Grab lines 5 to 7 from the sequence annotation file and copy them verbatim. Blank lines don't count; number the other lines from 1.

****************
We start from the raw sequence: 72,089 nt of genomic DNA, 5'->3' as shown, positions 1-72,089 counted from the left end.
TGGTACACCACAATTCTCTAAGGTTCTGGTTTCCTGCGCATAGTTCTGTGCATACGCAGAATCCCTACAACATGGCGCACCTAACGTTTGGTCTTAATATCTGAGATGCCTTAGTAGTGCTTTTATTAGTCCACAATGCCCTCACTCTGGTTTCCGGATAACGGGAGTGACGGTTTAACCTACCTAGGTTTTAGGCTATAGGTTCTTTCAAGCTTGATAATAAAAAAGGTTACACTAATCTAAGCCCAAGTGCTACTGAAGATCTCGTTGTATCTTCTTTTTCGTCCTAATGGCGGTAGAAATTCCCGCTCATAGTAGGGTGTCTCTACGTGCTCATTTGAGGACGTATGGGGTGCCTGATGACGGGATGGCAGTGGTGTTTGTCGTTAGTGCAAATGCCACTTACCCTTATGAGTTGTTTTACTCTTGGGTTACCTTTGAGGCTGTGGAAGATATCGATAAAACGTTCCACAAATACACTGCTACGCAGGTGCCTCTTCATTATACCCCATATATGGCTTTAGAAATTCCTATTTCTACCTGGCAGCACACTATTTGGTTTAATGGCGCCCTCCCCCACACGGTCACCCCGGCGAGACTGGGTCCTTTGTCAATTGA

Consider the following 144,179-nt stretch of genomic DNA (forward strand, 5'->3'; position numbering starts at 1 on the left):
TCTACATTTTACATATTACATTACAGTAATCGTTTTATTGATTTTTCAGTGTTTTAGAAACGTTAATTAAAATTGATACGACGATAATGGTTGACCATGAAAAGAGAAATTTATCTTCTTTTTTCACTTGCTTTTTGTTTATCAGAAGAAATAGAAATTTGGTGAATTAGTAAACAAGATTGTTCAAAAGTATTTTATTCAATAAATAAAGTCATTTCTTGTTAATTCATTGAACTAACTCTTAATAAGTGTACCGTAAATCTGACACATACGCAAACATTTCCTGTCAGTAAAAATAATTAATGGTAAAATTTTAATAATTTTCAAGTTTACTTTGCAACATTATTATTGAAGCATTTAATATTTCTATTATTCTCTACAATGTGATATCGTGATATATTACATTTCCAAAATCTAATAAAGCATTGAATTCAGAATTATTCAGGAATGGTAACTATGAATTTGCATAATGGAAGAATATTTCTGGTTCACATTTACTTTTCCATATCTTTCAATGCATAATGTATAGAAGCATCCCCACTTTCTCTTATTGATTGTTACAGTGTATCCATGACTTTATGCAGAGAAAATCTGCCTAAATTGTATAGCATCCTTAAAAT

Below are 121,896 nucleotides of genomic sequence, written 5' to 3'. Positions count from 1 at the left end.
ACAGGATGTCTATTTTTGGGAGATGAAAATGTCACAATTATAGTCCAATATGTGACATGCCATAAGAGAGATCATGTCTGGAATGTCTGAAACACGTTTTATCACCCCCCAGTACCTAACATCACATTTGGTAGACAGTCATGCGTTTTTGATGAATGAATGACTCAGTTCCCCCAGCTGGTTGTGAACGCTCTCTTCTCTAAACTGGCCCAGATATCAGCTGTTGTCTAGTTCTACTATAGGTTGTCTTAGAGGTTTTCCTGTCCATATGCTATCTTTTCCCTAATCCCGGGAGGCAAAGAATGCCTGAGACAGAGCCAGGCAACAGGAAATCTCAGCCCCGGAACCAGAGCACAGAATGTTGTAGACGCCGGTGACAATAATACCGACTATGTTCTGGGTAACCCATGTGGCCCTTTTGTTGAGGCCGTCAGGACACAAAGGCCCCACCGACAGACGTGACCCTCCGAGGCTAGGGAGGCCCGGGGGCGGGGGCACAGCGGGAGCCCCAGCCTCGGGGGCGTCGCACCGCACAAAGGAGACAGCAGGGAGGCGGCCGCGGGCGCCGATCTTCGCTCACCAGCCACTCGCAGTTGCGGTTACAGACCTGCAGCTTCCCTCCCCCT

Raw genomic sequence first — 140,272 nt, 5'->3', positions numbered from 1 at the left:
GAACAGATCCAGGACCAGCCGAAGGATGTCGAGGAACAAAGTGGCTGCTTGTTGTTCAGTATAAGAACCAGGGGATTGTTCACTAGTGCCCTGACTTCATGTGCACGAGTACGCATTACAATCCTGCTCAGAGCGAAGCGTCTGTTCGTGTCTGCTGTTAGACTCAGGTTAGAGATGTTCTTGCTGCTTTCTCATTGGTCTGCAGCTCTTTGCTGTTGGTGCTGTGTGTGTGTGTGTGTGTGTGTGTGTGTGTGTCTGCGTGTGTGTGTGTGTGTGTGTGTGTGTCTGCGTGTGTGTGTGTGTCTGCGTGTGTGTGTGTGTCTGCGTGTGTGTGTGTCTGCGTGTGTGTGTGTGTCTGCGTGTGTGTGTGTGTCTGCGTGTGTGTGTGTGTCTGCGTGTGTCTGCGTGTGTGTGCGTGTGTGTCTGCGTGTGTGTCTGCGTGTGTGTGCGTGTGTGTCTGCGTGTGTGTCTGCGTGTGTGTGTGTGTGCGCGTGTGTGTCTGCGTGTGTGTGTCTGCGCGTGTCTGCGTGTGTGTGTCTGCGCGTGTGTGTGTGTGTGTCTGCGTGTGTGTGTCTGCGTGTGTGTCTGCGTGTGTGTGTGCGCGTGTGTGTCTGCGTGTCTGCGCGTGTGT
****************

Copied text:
Below are 121,896 nucleotides of genomic sequence, written 5' to 3'. Positions count from 1 at the left end.
ACAGGATGTCTATTTTTGGGAGATGAAAATGTCACAATTATAGTCCAATATGTGACATGCCATAAGAGAGATCATGTCTGGAATGTCTGAAACACGTTTTATCACCCCCCAGTACCTAACATCACATTTGGTAGACAGTCATGCGTTTTTGATGAATGAATGACTCAGTTCCCCCAGCTGGTTGTGAACGCTCTCTTCTCTAAACTGGCCCAGATATCAGCTGTTGTCTAGTTCTACTATAGGTTGTCTTAGAGGTTTTCCTGTCCATATGCTATCTTTTCCCTAATCCCGGGAGGCAAAGAATGCCTGAGACAGAGCCAGGCAACAGGAAATCTCAGCCCCGGAACCAGAGCACAGAATGTTGTAGACGCCGGTGACAATAATACCGACTATGTTCTGGGTAACCCATGTGGCCCTTTTGTTGAGGCCGTCAGGACACAAAGGCCCCACCGACAGACGTGACCCTCCGAGGCTAGGGAGGCCCGGGGGCGGGGGCACAGCGGGAGCCCCAGCCTCGGGGGCGTCGCACCGCACAAAGGAGACAGCAGGGAGGCGGCCGCGGGCGCCGATCTTCGCTCACCAGCCACTCGCAGTTGCGGTTACAGACCTGCAGCTTCCCTCCCCCT

Raw genomic sequence first — 140,272 nt, 5'->3', positions numbered from 1 at the left: